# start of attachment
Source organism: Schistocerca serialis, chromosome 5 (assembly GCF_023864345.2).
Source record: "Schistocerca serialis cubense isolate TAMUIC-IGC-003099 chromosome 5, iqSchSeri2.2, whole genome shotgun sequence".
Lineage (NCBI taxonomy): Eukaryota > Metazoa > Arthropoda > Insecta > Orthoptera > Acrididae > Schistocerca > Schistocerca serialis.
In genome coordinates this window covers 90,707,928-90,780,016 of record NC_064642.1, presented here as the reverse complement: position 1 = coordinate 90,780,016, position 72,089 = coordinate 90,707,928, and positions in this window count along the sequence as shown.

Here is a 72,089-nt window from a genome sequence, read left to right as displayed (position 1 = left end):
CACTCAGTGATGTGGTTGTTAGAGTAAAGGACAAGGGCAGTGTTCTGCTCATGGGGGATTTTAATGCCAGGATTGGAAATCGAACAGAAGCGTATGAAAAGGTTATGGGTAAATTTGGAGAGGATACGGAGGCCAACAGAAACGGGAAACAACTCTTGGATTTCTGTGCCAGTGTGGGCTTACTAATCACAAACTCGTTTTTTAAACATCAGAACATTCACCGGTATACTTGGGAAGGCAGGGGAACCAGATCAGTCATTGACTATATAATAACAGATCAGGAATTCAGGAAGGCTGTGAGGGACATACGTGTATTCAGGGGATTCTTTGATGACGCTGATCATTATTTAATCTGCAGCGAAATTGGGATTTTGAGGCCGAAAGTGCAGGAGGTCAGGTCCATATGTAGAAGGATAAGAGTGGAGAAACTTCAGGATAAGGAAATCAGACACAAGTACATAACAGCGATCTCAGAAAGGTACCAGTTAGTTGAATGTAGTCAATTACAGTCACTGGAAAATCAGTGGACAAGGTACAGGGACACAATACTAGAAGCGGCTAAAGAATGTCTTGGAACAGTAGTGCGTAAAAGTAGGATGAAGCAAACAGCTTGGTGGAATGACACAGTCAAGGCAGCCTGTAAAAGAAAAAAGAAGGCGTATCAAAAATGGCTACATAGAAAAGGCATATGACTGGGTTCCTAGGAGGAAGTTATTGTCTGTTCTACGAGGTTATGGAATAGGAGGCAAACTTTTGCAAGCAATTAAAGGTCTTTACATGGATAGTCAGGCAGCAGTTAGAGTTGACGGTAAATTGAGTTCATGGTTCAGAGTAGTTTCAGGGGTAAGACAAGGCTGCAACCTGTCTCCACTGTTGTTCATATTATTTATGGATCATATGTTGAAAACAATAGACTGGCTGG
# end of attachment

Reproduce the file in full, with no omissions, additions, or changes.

Source organism: Schistocerca serialis, chromosome 5 (assembly GCF_023864345.2).
Source record: "Schistocerca serialis cubense isolate TAMUIC-IGC-003099 chromosome 5, iqSchSeri2.2, whole genome shotgun sequence".
Lineage (NCBI taxonomy): Eukaryota > Metazoa > Arthropoda > Insecta > Orthoptera > Acrididae > Schistocerca > Schistocerca serialis.
In genome coordinates this window covers 90,707,928-90,780,016 of record NC_064642.1, presented here as the reverse complement: position 1 = coordinate 90,780,016, position 72,089 = coordinate 90,707,928, and positions in this window count along the sequence as shown.

Here is a 72,089-nt window from a genome sequence, read left to right as displayed (position 1 = left end):
CACTCAGTGATGTGGTTGTTAGAGTAAAGGACAAGGGCAGTGTTCTGCTCATGGGGGATTTTAATGCCAGGATTGGAAATCGAACAGAAGCGTATGAAAAGGTTATGGGTAAATTTGGAGAGGATACGGAGGCCAACAGAAACGGGAAACAACTCTTGGATTTCTGTGCCAGTGTGGGCTTACTAATCACAAACTCGTTTTTTAAACATCAGAACATTCACCGGTATACTTGGGAAGGCAGGGGAACCAGATCAGTCATTGACTATATAATAACAGATCAGGAATTCAGGAAGGCTGTGAGGGACATACGTGTATTCAGGGGATTCTTTGATGACGCTGATCATTATTTAATCTGCAGCGAAATTGGGATTTTGAGGCCGAAAGTGCAGGAGGTCAGGTCCATATGTAGAAGGATAAGAGTGGAGAAACTTCAGGATAAGGAAATCAGACACAAGTACATAACAGCGATCTCAGAAAGGTACCAGTTAGTTGAATGTAGTCAATTACAGTCACTGGAAAATCAGTGGACAAGGTACAGGGACACAATACTAGAAGCGGCTAAAGAATGTCTTGGAACAGTAGTGCGTAAAAGTAGGATGAAGCAAACAGCTTGGTGGAATGACACAGTCAAGGCAGCCTGTAAAAGAAAAAAGAAGGCGTATCAAAAATGGCTACATAGAAAAGGCATATGACTGGGTTCCTAGGAGGAAGTTATTGTCTGTTCTACGAGGTTATGGAATAGGAGGCAAACTTTTGCAAGCAATTAAAGGTCTTTACATGGATAGTCAGGCAGCAGTTAGAGTTGACGGTAAATTGAGTTCATGGTTCAGAGTAGTTTCAGGGGTAAGACAAGGCTGCAACCTGTCTCCACTGTTGTTCATATTATTTATGGATCATATGTTGAAAACAATAGACTGGCTGG